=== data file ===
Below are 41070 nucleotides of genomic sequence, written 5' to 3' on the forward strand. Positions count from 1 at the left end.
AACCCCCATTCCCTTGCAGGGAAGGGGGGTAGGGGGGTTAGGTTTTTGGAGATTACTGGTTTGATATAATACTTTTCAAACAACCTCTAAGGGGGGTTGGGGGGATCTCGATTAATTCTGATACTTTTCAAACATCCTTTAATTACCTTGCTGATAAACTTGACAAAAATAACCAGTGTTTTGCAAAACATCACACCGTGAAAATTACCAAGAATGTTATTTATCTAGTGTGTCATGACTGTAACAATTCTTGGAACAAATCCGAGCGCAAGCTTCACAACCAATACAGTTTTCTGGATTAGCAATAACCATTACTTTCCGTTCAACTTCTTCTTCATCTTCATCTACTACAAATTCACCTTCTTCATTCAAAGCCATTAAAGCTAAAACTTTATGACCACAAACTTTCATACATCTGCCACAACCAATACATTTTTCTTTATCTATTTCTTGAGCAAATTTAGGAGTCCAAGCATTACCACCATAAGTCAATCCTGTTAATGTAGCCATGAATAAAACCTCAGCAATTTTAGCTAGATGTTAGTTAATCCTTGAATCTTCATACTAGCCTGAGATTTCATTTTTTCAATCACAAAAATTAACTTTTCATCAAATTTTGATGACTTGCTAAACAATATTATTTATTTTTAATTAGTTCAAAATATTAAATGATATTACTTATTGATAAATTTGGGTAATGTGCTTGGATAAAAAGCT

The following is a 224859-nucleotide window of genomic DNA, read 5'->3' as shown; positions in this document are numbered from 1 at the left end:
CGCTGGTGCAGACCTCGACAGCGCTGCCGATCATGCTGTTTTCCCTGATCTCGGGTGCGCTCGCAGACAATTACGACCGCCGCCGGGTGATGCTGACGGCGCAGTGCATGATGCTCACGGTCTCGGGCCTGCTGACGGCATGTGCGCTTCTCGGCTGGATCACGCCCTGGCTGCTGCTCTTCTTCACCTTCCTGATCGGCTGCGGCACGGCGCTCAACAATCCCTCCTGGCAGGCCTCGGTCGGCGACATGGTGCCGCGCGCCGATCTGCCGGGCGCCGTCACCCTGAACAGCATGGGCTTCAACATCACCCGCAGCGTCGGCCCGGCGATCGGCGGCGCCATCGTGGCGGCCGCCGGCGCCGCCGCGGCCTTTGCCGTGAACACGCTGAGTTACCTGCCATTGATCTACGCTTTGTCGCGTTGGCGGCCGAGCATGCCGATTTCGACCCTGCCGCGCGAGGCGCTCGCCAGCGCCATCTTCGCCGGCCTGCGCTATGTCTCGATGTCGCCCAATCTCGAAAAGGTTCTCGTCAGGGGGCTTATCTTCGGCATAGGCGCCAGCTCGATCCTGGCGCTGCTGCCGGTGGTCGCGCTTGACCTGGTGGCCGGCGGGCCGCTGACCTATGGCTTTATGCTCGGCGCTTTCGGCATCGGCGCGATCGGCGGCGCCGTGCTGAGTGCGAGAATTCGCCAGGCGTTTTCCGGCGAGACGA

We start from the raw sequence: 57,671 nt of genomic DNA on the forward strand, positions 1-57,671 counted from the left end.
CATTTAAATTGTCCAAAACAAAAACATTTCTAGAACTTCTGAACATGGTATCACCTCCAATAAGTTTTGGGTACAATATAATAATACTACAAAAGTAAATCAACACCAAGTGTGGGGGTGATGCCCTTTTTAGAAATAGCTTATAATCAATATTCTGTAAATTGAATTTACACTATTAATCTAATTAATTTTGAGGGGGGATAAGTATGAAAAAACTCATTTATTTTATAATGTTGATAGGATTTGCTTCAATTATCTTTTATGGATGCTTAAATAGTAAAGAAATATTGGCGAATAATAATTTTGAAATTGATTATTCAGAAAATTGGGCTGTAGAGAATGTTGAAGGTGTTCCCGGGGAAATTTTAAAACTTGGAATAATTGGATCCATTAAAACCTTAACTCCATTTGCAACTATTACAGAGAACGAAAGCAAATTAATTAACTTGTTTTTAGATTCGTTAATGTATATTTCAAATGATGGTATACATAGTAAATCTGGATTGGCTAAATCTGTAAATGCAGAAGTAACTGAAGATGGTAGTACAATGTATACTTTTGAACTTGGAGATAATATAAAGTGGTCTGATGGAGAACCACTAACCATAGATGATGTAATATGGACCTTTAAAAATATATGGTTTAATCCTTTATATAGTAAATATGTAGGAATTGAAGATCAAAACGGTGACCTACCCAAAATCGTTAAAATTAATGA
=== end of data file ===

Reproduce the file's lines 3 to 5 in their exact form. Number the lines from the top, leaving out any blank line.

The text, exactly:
The following is a 224859-nucleotide window of genomic DNA, read 5'->3' as shown; positions in this document are numbered from 1 at the left end:
CGCTGGTGCAGACCTCGACAGCGCTGCCGATCATGCTGTTTTCCCTGATCTCGGGTGCGCTCGCAGACAATTACGACCGCCGCCGGGTGATGCTGACGGCGCAGTGCATGATGCTCACGGTCTCGGGCCTGCTGACGGCATGTGCGCTTCTCGGCTGGATCACGCCCTGGCTGCTGCTCTTCTTCACCTTCCTGATCGGCTGCGGCACGGCGCTCAACAATCCCTCCTGGCAGGCCTCGGTCGGCGACATGGTGCCGCGCGCCGATCTGCCGGGCGCCGTCACCCTGAACAGCATGGGCTTCAACATCACCCGCAGCGTCGGCCCGGCGATCGGCGGCGCCATCGTGGCGGCCGCCGGCGCCGCCGCGGCCTTTGCCGTGAACACGCTGAGTTACCTGCCATTGATCTACGCTTTGTCGCGTTGGCGGCCGAGCATGCCGATTTCGACCCTGCCGCGCGAGGCGCTCGCCAGCGCCATCTTCGCCGGCCTGCGCTATGTCTCGATGTCGCCCAATCTCGAAAAGGTTCTCGTCAGGGGGCTTATCTTCGGCATAGGCGCCAGCTCGATCCTGGCGCTGCTGCCGGTGGTCGCGCTTGACCTGGTGGCCGGCGGGCCGCTGACCTATGGCTTTATGCTCGGCGCTTTCGGCATCGGCGCGATCGGCGGCGCCGTGCTGAGTGCGAGAATTCGCCAGGCGTTTTCCGGCGAGACGA

We start from the raw sequence: 57,671 nt of genomic DNA on the forward strand, positions 1-57,671 counted from the left end.